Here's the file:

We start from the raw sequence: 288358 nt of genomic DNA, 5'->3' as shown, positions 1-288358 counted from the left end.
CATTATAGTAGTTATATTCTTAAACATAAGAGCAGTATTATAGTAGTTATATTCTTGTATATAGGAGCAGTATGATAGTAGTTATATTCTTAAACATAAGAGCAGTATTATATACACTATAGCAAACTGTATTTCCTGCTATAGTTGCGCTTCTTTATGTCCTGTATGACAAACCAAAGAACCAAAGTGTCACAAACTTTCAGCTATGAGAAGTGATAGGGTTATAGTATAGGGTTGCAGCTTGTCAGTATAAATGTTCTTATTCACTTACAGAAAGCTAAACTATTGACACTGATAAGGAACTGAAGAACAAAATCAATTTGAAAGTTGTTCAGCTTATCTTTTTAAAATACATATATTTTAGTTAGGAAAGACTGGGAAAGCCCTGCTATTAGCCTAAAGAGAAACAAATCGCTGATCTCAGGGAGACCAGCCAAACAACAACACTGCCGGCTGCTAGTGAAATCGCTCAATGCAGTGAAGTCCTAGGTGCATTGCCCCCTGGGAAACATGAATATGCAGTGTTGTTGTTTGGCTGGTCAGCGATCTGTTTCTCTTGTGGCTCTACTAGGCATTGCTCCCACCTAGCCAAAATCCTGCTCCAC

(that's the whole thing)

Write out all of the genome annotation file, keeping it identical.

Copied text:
We start from the raw sequence: 288358 nt of genomic DNA, 5'->3' as shown, positions 1-288358 counted from the left end.
CATTATAGTAGTTATATTCTTAAACATAAGAGCAGTATTATAGTAGTTATATTCTTGTATATAGGAGCAGTATGATAGTAGTTATATTCTTAAACATAAGAGCAGTATTATATACACTATAGCAAACTGTATTTCCTGCTATAGTTGCGCTTCTTTATGTCCTGTATGACAAACCAAAGAACCAAAGTGTCACAAACTTTCAGCTATGAGAAGTGATAGGGTTATAGTATAGGGTTGCAGCTTGTCAGTATAAATGTTCTTATTCACTTACAGAAAGCTAAACTATTGACACTGATAAGGAACTGAAGAACAAAATCAATTTGAAAGTTGTTCAGCTTATCTTTTTAAAATACATATATTTTAGTTAGGAAAGACTGGGAAAGCCCTGCTATTAGCCTAAAGAGAAACAAATCGCTGATCTCAGGGAGACCAGCCAAACAACAACACTGCCGGCTGCTAGTGAAATCGCTCAATGCAGTGAAGTCCTAGGTGCATTGCCCCCTGGGAAACATGAATATGCAGTGTTGTTGTTTGGCTGGTCAGCGATCTGTTTCTCTTGTGGCTCTACTAGGCATTGCTCCCACCTAGCCAAAATCCTGCTCCAC